Fritz Luncke

Seemingly alone among Falkensburg's commercial elite, the moneylender known as Fritz Luncke claims no affiliation with any guild, company, noble house or religious movement. While it is known that his father, the Guard captain Adrian Luncke, was heavily involved with the Divine Society, in addition to his official commitments, his son has pursued a policy of careful neutrality between the various power blocs of Falkensburger politics. This has made the question of exactly where he obtained his, apparently quite staggering, wealth one of the more keenly felt mysteries of contemporary Falkensburger society.

Possible Piracy Background

The most popular theory regarding the origin of Luncke's abrupt prosperity is that, during his documented absence from the city between the years 1147 and 1164, he captained a submersible - operating, as many such men do, as a sometime trader, occasional smuggler and frequent pirate. Many romantic anecdotes circulate among Falkensburg's upper class surrounding this supposed past of his, most of which conclude with him finding a great treasure in a sunken wreck, on a far-off island, or in the underclothes of an impressionable young heiress, who proceeded thereafter to die in some ill-defined, though no doubt tragic, subsequent affiar.

Luncke himself has never confirmed, nor has he denied, this theory, despite the obvious advantage such a background could bring him in his never-ending pursuit of Falkensburg's debutantes.

Current Business Activities

Luncke currently operates as a private, independent moneylender. While such an operation does bring with it obvious risks, it has also allowed him to sidestep much of Falkensburg's High Finance Code, particularly those dealing with ursury rates. While the rates Luncke charges are usually within the scope of the Code, he has been known to lend money, at exhorbitant rates, to high-profile individuals who have found themselves in abrupt need of significant financial assistance. One notable example occurred during the Jervetz Trials and associated Burgermeister election, when Luncke loaned money to the Jervetz family to fund their prosecution of the case, the three defendants to enable their proper defence, and the City of Falkensburg itself, to ease the strain on the civil courts.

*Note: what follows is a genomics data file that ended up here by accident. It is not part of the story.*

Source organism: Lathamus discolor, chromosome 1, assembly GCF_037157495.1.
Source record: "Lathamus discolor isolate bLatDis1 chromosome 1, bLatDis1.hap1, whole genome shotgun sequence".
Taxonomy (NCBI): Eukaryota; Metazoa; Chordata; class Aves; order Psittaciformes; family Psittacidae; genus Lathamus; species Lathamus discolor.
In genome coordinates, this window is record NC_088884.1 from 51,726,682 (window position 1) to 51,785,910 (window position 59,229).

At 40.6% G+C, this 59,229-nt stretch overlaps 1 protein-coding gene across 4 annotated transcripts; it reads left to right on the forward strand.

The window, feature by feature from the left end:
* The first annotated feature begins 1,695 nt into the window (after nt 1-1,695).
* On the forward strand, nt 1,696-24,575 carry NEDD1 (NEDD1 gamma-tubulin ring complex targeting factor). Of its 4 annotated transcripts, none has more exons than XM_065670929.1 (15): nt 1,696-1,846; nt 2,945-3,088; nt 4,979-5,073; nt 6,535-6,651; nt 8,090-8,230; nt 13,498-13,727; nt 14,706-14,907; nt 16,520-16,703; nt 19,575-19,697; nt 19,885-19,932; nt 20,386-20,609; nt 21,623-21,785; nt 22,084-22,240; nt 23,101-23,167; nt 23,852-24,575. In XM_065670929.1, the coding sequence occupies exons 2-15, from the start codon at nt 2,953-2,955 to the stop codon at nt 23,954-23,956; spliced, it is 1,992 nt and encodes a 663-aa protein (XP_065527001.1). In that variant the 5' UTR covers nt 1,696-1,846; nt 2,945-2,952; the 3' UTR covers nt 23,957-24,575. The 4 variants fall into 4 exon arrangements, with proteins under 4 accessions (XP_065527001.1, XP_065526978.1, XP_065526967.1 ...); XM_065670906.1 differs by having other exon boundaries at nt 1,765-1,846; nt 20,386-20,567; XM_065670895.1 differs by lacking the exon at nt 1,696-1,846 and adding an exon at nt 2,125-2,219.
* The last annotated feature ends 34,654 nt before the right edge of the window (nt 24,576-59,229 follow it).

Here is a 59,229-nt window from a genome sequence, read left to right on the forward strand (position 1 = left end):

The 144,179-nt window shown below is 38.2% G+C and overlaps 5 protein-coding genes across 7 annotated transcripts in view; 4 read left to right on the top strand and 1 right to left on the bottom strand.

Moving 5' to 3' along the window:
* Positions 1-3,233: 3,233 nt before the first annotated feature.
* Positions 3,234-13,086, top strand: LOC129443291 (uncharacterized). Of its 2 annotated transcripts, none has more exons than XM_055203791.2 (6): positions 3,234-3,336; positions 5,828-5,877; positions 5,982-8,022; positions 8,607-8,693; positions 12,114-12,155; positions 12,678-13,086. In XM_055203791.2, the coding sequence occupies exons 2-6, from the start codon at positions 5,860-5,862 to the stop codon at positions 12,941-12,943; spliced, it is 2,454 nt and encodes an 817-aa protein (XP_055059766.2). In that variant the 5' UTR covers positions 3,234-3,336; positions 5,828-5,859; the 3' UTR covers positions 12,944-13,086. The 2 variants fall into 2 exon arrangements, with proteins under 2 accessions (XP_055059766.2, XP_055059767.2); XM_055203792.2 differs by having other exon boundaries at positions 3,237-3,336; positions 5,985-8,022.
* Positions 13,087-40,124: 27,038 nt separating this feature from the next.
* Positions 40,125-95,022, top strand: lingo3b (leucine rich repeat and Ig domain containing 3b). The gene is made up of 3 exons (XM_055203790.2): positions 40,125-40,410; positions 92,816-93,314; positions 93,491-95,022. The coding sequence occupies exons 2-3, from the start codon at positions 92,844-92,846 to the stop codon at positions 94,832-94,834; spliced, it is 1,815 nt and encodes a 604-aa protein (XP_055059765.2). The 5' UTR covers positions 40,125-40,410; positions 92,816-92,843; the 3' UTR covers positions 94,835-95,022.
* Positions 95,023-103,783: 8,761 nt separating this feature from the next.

Luncke is notable for his refusal to employ any visible enforcers of his loan agreements, instead relying purely on "the honour of my fellow Falkensburgers". This does not appear to have had any negative impact on his business, however, with no records available at the Falkensburg courthouse for any case involving one of his debtors defaulting. Indeed, many of the more ancient and venerable financial institutions of the land would do well to learn, and apply, whatever method he uses for selecting his customers.

- the Eclecticon

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